To me, the beauty of Shanghai lies not in its food, shopping nor people, but in its cityscape. In a city where you can find both glitzy sky-scraper buildings and rustic enclaves replete with artists, cafes, and random knick-knacks, here are a few spots that will make for some very enviable Instagram shots.
1. The Bund
This was the very first place my hosts brought me to, on my first night in Shanghai, and for good reason too. Ask people what image comes to mind when you say the term Shanghai and most would say the Bund. (The search engines would too.)
From being a mere muddy narrow lane in the early 1840s, the Bund has since grown into a booming financial hub, filled with towering commercial sky-scrapers. Coming from a city myself, you’d think I have gotten used to seeing buildings such as these, but the buildings that line the Bund are different, somewhat majestic and dazzling with their varied architectural styles and lighting.
Going there at sunset would be best; you can see the buildings in natural daylight, and also when they light up after dark. I’ve heard stories of the crazy crowds there, so you’d want to get there as early as you can, to get a good spot for a good shot.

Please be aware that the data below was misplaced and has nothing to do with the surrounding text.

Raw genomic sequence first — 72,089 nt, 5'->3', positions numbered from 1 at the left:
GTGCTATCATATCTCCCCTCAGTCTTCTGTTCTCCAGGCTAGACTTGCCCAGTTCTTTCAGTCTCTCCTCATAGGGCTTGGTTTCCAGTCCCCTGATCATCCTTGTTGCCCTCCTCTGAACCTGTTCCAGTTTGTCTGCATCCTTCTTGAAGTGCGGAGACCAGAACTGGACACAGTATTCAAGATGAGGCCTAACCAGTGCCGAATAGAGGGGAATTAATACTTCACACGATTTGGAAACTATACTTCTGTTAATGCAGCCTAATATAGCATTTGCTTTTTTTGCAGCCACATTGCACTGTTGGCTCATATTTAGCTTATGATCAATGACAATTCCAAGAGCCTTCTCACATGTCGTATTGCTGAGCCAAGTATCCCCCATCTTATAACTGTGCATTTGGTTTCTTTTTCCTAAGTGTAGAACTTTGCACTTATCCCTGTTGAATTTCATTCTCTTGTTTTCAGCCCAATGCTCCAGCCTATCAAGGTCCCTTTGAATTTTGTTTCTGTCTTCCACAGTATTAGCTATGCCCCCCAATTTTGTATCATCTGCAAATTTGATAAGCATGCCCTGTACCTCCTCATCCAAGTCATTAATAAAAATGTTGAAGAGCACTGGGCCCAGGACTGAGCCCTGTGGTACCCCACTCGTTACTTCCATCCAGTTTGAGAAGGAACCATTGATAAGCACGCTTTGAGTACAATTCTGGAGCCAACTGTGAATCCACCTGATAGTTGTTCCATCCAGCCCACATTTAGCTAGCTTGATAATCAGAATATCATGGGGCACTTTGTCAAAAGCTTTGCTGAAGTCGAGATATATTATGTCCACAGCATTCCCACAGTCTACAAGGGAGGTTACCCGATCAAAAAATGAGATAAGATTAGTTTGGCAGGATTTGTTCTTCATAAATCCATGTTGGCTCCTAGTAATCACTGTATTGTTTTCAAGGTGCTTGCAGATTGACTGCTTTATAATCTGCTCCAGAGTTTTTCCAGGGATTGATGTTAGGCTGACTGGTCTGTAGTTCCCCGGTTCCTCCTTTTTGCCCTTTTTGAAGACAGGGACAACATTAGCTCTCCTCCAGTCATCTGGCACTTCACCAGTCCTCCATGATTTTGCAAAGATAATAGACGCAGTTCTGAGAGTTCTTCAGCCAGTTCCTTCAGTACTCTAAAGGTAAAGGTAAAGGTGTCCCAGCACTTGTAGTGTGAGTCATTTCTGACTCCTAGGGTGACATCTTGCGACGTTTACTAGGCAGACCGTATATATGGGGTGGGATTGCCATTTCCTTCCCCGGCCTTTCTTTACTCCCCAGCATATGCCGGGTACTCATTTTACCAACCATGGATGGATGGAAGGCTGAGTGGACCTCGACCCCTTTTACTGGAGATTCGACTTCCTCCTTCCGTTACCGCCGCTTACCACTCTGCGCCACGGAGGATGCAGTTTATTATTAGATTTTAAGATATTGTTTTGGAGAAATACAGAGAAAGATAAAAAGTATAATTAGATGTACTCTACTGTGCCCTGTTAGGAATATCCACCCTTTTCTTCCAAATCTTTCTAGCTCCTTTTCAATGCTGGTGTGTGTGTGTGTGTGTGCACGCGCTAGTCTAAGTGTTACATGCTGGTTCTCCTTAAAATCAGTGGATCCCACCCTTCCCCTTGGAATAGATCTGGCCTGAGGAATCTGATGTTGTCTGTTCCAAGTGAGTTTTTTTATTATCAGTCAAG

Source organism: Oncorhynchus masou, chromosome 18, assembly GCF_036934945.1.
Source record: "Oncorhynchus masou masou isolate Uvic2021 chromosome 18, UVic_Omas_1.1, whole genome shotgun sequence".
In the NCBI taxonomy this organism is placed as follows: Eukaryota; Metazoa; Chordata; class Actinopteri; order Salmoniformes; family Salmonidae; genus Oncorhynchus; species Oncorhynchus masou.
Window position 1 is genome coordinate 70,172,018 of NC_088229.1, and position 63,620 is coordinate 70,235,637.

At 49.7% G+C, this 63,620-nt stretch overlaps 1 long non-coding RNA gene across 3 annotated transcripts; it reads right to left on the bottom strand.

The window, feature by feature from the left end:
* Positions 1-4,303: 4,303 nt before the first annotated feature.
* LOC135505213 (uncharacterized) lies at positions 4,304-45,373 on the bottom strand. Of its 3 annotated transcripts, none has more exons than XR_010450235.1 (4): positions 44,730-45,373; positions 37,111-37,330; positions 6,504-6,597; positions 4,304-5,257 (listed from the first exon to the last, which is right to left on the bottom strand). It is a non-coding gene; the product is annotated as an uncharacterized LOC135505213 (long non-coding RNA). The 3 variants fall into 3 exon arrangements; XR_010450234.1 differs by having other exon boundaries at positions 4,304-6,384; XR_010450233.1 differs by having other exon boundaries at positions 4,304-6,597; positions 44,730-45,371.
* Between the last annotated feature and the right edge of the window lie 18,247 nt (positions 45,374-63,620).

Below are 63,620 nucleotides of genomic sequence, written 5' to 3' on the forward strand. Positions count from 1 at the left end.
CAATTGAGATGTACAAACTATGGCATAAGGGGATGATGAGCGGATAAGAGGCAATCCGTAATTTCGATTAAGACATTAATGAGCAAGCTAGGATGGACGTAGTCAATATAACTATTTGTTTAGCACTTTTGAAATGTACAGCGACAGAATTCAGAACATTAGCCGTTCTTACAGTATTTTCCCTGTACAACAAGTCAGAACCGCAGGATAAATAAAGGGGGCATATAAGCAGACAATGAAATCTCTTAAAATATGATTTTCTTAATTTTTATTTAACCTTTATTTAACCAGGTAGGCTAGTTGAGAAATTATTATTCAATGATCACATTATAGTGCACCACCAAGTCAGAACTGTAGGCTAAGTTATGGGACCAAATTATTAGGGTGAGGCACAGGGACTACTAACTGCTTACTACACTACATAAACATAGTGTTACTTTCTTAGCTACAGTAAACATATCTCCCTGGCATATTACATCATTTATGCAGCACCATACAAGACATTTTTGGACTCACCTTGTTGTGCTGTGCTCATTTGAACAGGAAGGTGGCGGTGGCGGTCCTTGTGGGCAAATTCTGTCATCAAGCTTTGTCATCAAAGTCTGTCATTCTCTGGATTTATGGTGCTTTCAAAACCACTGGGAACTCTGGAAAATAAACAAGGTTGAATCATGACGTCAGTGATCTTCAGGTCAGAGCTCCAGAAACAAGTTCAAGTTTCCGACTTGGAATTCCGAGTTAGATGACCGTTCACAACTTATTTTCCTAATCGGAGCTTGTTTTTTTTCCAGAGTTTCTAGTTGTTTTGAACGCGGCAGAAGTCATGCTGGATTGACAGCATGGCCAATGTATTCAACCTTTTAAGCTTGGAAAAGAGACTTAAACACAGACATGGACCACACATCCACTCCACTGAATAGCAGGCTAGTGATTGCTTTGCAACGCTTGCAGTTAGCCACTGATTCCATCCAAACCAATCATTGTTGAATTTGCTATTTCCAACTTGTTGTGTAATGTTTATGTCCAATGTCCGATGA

2. Xin Tian Di
Xin Tian Di is the embodiment of “traditional meets modern”. The buildings at Xin Tian Di are mostly shikumen houses, with a very traditional Shanghainese exterior, but step in and you will see that most of them house very modern establishments such as galleries, bars, restaurants and cafes. The term shikumen literally means “Stone Gate” and is a traditional Shanghainese architectural style that combines Western and Chinese components.
If you peer into the shikumen houses around Xin Tian Di and you’d find that most of them come with long lanes that ends with a traditional archway, which make for picture-perfect Instagram outfit shots.
Once done with your little photo shoot, you can consider popping into a small café tucked along one of these lanes for a cuppa too. (That, you can Instagram too.)
3. Tian Zi Fang / Tai Kang Lu
Tian Zi Fang is slightly similar to Xin Tian Di, in the sense that both locales have the shikumen architectural style, but Tian Zi Fang comes across as a tad more rustic, and less commercialised. The mix of businesses are similar – galleries, cafes, craft stores and design studios, but don’t be too surprised if in one of the smaller alleyways, you come across residents going about their own chores, hanging their laundry out. Some of them even hawk little knick-knacks right outside their homes!
You’d want to spend at least an afternoon here, be it taking photos, perusing souvenirs and handicraft in the various shops, or sipping a cuppa in one of the cafes there, or even two.
What are your favourite photo spots in Shanghai?